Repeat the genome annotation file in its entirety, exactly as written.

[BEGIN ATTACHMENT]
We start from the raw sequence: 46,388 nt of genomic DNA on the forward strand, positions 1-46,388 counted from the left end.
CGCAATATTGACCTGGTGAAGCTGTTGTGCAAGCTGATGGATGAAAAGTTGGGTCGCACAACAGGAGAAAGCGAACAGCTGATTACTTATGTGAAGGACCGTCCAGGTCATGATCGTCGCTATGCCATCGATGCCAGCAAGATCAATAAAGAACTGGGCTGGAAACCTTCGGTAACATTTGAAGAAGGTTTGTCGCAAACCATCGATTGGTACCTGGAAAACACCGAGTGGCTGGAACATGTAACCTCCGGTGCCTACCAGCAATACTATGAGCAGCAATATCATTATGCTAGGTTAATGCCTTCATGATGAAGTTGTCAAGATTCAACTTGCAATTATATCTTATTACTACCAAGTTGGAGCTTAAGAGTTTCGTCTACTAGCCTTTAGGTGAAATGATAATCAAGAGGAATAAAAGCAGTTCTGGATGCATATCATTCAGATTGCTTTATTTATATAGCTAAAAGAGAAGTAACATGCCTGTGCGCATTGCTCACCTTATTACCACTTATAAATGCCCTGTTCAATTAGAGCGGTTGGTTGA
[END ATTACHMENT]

We start from the raw sequence: 46,388 nt of genomic DNA on the forward strand, positions 1-46,388 counted from the left end.
CGCAATATTGACCTGGTGAAGCTGTTGTGCAAGCTGATGGATGAAAAGTTGGGTCGCACAACAGGAGAAAGCGAACAGCTGATTACTTATGTGAAGGACCGTCCAGGTCATGATCGTCGCTATGCCATCGATGCCAGCAAGATCAATAAAGAACTGGGCTGGAAACCTTCGGTAACATTTGAAGAAGGTTTGTCGCAAACCATCGATTGGTACCTGGAAAACACCGAGTGGCTGGAACATGTAACCTCCGGTGCCTACCAGCAATACTATGAGCAGCAATATCATTATGCTAGGTTAATGCCTTCATGATGAAGTTGTCAAGATTCAACTTGCAATTATATCTTATTACTACCAAGTTGGAGCTTAAGAGTTTCGTCTACTAGCCTTTAGGTGAAATGATAATCAAGAGGAATAAAAGCAGTTCTGGATGCATATCATTCAGATTGCTTTATTTATATAGCTAAAAGAGAAGTAACATGCCTGTGCGCATTGCTCACCTTATTACCACTTATAAATGCCCTGTTCAATTAGAGCGGTTGGTTGA